By Jeff Walsh
So, I attended a press screening of Milk tonight, the new Gus Van Sant movie about the first openly gay elected official who was assassinated in 1978 (sorry, can't say much more about that, my review is embargoed until the movie's release late next month).
But one thing in the movie completely yanked me out of the moment.
In the movie, Harvey Milk is meeting with some gay leaders about a mailer they want to send to every California resident. The mailer is about 1978's Proposition 6, also known as the Briggs Initiative, which would have made firing gay teachers (and any public school employees who supported gay rights) mandatory.
In the movie, Milk (played by Sean Penn) looks at the flier and is outraged that the mailer avoids using the word gay. It talks about rights and other high-minded things, but completely avoids the issue. The other people in the room say it is the right approach if they want to win.
by Jeff Walsh
In "The Conservative Soul," blogger Andrew Sullivan (profiled in Oasis back in 1999) makes a heartfelt case for being a conservative. Now, before you start getting defensive, Sullivan says the term conservative has been hijacked and attributed to a set of political beliefs and ideologies that don't even resemble its origin, which he says is rooted in loss and doubt.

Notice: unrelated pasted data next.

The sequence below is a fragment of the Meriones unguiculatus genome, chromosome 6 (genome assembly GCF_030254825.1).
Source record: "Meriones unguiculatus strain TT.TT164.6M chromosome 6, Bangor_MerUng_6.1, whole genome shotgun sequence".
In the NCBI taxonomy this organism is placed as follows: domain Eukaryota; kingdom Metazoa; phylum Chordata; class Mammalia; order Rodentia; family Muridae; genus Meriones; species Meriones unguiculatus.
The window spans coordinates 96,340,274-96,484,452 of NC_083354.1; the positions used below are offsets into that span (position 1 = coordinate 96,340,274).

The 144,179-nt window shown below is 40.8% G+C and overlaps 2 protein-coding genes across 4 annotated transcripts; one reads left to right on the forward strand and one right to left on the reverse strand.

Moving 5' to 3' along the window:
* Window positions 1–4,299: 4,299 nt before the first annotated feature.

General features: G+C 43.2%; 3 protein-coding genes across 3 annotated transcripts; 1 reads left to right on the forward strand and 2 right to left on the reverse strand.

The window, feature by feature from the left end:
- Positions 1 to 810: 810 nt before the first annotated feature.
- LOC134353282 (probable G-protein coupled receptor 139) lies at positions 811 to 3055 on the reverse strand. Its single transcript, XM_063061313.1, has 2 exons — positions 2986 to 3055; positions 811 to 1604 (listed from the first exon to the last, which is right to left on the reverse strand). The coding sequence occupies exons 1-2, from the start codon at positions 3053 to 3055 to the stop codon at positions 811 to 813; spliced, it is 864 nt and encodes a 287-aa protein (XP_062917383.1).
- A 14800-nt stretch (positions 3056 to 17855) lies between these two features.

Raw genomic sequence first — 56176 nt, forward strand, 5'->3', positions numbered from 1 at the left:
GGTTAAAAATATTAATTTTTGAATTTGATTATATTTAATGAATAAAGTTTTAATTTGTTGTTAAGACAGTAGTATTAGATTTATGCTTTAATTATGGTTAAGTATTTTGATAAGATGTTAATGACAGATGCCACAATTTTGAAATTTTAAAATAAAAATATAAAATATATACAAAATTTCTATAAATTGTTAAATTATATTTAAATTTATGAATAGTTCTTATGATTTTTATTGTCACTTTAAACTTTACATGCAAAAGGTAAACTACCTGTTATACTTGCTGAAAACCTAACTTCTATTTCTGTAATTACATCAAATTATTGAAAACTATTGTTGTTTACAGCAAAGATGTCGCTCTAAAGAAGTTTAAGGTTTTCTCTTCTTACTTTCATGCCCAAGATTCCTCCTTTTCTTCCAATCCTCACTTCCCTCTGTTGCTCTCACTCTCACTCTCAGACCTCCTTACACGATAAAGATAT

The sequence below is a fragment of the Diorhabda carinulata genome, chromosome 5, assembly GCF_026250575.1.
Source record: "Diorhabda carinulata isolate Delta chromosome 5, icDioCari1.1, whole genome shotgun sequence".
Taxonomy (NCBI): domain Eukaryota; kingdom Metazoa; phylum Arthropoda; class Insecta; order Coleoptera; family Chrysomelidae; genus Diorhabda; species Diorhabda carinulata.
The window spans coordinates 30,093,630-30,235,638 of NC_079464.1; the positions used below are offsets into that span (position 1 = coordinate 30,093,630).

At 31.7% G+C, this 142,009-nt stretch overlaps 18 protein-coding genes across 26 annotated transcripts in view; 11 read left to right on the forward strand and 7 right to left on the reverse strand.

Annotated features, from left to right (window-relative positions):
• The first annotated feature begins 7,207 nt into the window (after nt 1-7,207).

"The regret you feel in life at the kindness not done, the person unthanked, the opportunity missed, the custom unobserved, is a form of conservatism," he writes. "The same goes for the lost love or the missed opportunity: these experiences teach us the fragility of the moment, and that fragility is what, in part, defines us."
Sullivan spends a lot of time in The Conservative Soul exploring fundamentalism, and outlining one of the most simple reasons to which I have always attributed its popularity, which is the inherent comfort there is not having to question the truth. By living within strict rules, there is a surrender that is liberating. I think one of the biggest fallacies of fundamentalism has always been that it is simplistic when to its adherents it is the answer to eternal questions.
By Jeff Walsh
For many gay liberals, the mere words "Andrew Sullivan" make them tense up. He is roundly criticized for his conservative, Christian views, and seems to be a lightning rod for controversy. Sullivan can be seen everywhere when a national gay story breaks, from Politically Incorrect to Nightline, and whether you agree with him or not, his views are always well thought-out and thought-provoking.